Upcycle House Reduces Carbon Emissions Through Reuse and Passive Design

This project, dubbed Upcycle House, aims to reduce potential carbon emissions through the use of recycled and upcycled materials. The project is essentially a big experiment, which, according to the designer’s analysis, resulted in 86% less carbon emissions when compared to a benchmark house.

Danish architecture firm, Lendager Arkitekter were actively involved throughout the design and construction process. The result is a beautiful home, composed of unusual and striking materials.


Project Details
Architect Lendager Arkitekter
Area 129-square-meters
Photos Jesper Ray, Polfoto
Location Nyborg, Denmark
Budget $240,700
Year 2013

Upcycle House, which was completed back in 2013, can be found in the region of Nyborg, Denmark. It’s set on a single level and covers and area of 1,389-square-feet (129-square-meters). The inventive use of materials and passive design techniques are evident from the outset.

The house is framed by two shipping containers that are sheltered by a roof and wall cladding system made from recycled aluminium cans. Some of the exterior cladding panels are also made from recycled granulated paper.


The use of recycled materials continues on the inside. The kitchen floor has been created with champagne corks, while the bathroom features tiles created from glass. OSB panels, that were a bi-product of other projects, coat other floors and walls. The OSB isn’t going to be to everyone’s liking, but it makes for an interesting contrast in texture and color when set against the white walls.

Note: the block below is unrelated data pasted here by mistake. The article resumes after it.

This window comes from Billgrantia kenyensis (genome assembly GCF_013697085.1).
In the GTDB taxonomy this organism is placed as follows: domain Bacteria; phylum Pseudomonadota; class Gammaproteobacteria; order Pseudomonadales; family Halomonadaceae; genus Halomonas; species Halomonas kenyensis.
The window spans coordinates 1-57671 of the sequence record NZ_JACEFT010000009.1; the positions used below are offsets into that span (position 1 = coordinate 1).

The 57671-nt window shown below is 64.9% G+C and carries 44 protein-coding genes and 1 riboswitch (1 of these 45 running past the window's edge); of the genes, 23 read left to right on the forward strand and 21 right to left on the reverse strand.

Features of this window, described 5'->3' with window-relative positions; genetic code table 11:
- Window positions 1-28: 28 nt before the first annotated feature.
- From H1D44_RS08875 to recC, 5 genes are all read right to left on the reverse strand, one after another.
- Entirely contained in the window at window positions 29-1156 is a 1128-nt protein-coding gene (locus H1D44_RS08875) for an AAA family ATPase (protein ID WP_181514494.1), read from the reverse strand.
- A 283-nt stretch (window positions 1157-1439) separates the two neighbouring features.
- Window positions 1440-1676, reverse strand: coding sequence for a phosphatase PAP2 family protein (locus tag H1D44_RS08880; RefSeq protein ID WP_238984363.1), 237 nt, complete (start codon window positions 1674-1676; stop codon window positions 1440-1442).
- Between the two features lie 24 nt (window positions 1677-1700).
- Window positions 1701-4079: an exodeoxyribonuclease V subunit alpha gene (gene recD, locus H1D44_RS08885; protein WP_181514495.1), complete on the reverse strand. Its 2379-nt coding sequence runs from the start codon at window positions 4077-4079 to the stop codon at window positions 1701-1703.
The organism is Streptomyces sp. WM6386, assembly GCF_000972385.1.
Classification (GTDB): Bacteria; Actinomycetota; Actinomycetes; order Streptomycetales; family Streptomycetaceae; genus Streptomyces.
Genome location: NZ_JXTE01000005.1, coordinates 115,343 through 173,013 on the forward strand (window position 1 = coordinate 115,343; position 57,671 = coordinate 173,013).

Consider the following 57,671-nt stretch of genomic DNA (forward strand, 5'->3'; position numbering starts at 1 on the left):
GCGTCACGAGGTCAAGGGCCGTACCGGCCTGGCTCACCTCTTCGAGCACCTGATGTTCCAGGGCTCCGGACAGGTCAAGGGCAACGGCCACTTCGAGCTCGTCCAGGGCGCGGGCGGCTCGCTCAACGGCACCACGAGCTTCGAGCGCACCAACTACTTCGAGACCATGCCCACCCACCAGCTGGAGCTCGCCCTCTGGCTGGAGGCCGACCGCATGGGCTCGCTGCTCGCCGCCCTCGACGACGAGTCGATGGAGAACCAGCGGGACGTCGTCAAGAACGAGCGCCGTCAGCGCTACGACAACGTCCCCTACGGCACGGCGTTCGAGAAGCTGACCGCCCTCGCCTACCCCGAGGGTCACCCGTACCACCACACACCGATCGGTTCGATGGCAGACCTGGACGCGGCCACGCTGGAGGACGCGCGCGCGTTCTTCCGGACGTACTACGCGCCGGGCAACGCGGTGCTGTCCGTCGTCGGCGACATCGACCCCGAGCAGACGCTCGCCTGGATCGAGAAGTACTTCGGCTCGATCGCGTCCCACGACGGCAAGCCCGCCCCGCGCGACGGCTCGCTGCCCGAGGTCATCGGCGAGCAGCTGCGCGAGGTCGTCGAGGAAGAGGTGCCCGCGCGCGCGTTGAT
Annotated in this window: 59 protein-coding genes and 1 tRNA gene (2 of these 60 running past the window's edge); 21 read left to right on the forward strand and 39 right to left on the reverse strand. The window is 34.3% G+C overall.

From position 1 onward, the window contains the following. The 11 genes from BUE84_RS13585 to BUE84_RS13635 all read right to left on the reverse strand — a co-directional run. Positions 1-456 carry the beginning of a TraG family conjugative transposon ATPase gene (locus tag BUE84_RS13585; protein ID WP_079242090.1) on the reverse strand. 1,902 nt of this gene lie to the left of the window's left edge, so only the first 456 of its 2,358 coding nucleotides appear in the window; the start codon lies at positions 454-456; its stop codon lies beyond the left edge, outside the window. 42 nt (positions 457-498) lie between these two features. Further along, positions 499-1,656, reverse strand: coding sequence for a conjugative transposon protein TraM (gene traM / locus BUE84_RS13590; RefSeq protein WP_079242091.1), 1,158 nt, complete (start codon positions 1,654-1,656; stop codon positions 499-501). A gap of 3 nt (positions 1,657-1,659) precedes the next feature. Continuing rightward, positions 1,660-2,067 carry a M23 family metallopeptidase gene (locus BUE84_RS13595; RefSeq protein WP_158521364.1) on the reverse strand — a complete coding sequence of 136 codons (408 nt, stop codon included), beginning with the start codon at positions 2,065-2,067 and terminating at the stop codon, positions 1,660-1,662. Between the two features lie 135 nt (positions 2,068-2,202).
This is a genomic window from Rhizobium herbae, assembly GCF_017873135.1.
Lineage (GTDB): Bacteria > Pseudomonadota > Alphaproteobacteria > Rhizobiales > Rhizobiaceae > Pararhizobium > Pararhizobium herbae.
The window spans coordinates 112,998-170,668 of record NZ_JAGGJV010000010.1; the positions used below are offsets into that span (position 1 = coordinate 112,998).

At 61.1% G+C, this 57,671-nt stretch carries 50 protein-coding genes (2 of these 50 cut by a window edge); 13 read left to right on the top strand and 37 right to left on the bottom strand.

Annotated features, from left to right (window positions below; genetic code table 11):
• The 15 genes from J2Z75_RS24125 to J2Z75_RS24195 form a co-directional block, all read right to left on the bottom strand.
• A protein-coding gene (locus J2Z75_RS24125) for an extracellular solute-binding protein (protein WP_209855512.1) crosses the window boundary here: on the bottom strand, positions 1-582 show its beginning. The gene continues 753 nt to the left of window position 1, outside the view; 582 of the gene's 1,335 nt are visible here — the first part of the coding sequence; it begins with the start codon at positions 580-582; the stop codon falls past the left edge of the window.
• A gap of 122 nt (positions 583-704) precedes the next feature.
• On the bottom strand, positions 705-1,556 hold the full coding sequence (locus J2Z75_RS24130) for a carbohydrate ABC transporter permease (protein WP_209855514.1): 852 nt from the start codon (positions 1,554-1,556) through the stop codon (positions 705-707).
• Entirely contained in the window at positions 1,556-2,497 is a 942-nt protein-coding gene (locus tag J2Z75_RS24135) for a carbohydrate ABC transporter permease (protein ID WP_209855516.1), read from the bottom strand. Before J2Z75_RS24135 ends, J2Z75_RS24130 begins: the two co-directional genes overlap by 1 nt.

Aside from the recycled materials, passive design techniques have been implemented in an attempt to reduce the buildings in-use carbon emissions. Lendager Architects accounted for the building’s orientation, local temperature fluctuations, and daylight hours. Given these variables, they were able to produce a shading and ventilation strategy.


From the designers: “The CO2 emission from Upcycle House is 0.7 KG CO2/M2/YR compared to 5.0 KG CO2/M2/YR for a benchmark house. In Denmark 10,000 single family homes are built every year. With a reduction of 4.3 KG CO2/M2/YR and an average floor area well over 130-square-meters this makes for a potential reduction of 5590 tons of CO2 – per year.”

The house contains large spacious L-shaped living room, dining area and kitchen. Four bedrooms flank the main living space, with a bathroom and closet found in the corners. The project budget was approximately 1.7 million DKR, or $240,765.

Photos © Jesper Ray, Polfoto

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